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Evolutionary processes in variable environments

By: Novak, Sebastian.
Material type: materialTypeLabelBookPublisher: IST Austria 2016
Contents:
Biographical Sketch
List of Publications
Personal Foreword
Abstract
List of Figures
1 Introduction
2 Stress-induced mutagenesis
3 Evolution of dispersal
4 Multivariate quantitative genetics
5 Conclusion
Bibliography
Appendix
Summary: Natural environments are never constant but subject to spatial and temporal change on all scales, increasingly so due to human activity. Hence, it is crucial to understand the impact of environmental variation on evolutionary processes. In this thesis, I present three topics that share the common theme of environmental variation, yet illustrate its effect from different perspectives. First, I show how a temporally fluctuating environment gives rise to second-order selection on a modifier for stress-induced mutagenesis. Without fluctuations, when populations are adapted to their environment, mutation rates are minimized. I argue that a stress-induced mutator mechanism may only be maintained if the population is repeatedly subjected to diverse environmental challenges, and I outline implications of the presented results to antibiotic treatment strategies. Second, I discuss my work on the evolution of dispersal. Besides reproducing known results about the effect of heterogeneous habitats on dispersal, it identifies spatial changes in dispersal type frequencies as a source for selection for increased propensities to disperse. This concept contains effects of relatedness that are known to promote dispersal, and I explain how it identifies other forces selecting for dispersal and puts them on a common scale. Third, I analyse genetic variances of phenotypic traits under multivariate stabilizing selection. For the case of constant environments, I generalize known formulae of equilibrium variances to multiple traits and discuss how the genetic variance of a focal trait is influenced by selection on background traits. I conclude by presenting ideas and preliminary work aiming at including environmental fluctuations in the form of moving trait optima into the model.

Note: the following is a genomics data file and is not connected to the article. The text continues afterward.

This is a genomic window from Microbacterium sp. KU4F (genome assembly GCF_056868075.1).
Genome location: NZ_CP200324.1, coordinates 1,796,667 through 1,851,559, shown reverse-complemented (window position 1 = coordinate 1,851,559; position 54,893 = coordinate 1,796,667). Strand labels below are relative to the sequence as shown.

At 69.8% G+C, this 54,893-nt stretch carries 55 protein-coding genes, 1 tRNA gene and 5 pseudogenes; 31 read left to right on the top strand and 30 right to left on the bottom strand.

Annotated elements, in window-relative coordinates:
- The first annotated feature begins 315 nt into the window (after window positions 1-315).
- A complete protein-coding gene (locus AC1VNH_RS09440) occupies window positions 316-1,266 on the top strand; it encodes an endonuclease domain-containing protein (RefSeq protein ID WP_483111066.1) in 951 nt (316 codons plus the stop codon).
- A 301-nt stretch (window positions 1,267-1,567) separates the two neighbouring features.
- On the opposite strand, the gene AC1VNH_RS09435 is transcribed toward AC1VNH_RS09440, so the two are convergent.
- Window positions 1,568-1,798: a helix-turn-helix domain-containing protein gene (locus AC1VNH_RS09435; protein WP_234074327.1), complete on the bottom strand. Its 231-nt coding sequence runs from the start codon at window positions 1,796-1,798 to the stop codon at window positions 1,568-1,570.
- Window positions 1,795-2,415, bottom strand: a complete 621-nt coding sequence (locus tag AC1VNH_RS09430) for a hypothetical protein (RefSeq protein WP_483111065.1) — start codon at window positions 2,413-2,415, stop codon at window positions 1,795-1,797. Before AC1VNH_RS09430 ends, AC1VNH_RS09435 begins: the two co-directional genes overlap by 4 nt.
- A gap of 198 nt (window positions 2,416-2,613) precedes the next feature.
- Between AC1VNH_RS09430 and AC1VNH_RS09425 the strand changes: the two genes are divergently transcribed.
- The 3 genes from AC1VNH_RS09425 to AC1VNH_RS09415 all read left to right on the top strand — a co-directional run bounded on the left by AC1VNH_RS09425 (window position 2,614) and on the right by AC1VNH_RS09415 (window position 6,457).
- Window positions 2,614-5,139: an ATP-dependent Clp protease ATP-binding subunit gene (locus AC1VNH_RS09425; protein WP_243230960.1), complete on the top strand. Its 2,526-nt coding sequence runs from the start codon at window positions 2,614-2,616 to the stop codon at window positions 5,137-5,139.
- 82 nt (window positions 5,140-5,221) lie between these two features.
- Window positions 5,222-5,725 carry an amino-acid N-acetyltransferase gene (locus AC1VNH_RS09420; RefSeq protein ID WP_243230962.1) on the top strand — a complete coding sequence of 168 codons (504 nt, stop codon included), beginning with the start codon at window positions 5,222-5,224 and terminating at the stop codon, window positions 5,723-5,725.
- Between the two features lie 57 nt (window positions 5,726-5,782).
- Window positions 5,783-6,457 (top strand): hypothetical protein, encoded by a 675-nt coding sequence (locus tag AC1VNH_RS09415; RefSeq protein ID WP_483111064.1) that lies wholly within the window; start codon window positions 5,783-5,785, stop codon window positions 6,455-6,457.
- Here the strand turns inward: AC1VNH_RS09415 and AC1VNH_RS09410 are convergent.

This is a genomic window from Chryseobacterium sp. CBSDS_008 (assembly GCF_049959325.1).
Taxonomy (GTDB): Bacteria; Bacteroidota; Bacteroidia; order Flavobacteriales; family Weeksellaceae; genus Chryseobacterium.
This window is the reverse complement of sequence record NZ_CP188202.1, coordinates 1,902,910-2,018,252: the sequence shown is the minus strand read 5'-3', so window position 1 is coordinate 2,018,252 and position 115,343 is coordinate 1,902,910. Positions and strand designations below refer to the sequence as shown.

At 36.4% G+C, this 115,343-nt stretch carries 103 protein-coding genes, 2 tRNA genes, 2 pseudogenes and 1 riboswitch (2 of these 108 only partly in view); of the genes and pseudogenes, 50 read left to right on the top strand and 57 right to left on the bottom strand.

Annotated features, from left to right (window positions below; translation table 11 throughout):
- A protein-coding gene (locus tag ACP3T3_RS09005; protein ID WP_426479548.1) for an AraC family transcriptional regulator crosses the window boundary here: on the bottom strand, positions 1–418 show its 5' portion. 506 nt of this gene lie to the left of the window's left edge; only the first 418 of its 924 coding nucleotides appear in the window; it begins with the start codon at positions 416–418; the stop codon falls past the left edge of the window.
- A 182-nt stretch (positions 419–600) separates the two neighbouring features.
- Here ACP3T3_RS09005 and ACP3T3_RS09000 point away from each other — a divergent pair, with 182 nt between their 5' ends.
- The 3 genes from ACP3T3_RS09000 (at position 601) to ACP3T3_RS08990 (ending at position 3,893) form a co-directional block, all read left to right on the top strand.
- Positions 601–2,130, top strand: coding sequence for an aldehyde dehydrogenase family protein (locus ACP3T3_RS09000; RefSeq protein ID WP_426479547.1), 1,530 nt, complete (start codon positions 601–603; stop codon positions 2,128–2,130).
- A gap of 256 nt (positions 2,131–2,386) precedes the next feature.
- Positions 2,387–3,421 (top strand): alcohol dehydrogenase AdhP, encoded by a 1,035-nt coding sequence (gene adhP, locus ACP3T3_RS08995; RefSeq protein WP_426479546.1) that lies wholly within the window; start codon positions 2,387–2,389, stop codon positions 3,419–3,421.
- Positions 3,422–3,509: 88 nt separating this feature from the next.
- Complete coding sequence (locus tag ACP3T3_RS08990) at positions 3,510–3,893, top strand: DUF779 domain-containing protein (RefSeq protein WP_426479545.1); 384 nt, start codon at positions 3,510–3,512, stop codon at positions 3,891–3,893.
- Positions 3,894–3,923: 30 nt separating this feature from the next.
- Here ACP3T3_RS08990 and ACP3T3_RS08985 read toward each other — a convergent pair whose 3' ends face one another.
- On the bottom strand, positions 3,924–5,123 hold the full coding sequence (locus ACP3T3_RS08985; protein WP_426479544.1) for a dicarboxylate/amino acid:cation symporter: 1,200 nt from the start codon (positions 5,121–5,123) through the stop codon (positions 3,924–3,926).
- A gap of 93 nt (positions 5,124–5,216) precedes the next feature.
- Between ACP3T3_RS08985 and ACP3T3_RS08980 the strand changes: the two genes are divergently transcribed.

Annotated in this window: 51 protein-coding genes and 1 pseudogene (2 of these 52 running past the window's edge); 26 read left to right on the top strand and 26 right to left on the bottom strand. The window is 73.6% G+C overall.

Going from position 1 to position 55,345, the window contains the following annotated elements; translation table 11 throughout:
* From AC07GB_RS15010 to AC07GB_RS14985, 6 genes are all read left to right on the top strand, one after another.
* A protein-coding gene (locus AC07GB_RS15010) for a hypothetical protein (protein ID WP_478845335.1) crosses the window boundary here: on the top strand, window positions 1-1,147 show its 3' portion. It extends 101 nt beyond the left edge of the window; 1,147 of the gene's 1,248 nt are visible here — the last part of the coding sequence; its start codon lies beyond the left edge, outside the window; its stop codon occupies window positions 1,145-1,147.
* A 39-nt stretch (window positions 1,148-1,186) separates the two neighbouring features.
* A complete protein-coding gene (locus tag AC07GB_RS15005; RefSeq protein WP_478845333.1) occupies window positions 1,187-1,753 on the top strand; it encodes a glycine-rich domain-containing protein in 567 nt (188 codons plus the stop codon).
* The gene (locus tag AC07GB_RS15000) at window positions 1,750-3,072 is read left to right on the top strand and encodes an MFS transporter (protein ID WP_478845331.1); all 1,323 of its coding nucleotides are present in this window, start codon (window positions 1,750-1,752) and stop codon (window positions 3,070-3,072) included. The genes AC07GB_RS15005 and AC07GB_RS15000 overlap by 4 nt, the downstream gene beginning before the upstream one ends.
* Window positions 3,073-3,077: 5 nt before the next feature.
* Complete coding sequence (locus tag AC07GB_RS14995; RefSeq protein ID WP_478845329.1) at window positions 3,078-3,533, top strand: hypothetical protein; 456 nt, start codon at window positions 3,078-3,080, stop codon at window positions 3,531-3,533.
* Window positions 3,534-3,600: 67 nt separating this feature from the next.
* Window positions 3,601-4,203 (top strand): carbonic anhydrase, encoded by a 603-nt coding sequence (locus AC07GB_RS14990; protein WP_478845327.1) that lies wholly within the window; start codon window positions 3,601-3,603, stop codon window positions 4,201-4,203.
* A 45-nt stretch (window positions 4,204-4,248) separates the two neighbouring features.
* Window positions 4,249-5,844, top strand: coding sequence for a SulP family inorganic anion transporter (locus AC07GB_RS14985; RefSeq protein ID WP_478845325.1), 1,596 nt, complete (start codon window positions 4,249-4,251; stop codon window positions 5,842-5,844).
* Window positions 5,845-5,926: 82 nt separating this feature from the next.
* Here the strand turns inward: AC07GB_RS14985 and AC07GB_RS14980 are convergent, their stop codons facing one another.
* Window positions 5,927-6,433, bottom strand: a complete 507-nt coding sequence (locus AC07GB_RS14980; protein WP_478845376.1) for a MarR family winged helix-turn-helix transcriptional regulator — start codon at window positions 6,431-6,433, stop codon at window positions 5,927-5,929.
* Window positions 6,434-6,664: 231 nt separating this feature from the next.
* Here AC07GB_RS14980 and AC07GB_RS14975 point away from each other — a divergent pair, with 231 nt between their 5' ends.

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Thesis

Biographical Sketch

List of Publications

Personal Foreword

Abstract

List of Figures

1 Introduction

2 Stress-induced mutagenesis

3 Evolution of dispersal

4 Multivariate quantitative genetics

5 Conclusion

Bibliography

Appendix

Natural environments are never constant but subject to spatial and temporal change on
all scales, increasingly so due to human activity. Hence, it is crucial to understand the
impact of environmental variation on evolutionary processes. In this thesis, I present
three topics that share the common theme of environmental variation, yet illustrate its
effect from different perspectives.
First, I show how a temporally fluctuating environment gives rise to second-order
selection on a modifier for stress-induced mutagenesis. Without fluctuations, when
populations are adapted to their environment, mutation rates are minimized. I argue
that a stress-induced mutator mechanism may only be maintained if the population is
repeatedly subjected to diverse environmental challenges, and I outline implications of
the presented results to antibiotic treatment strategies.
Second, I discuss my work on the evolution of dispersal. Besides reproducing
known results about the effect of heterogeneous habitats on dispersal, it identifies
spatial changes in dispersal type frequencies as a source for selection for increased
propensities to disperse. This concept contains effects of relatedness that are known
to promote dispersal, and I explain how it identifies other forces selecting for dispersal
and puts them on a common scale.
Third, I analyse genetic variances of phenotypic traits under multivariate stabilizing
selection. For the case of constant environments, I generalize known formulae of
equilibrium variances to multiple traits and discuss how the genetic variance of a focal
trait is influenced by selection on background traits. I conclude by presenting ideas and
preliminary work aiming at including environmental fluctuations in the form of moving
trait optima into the model.

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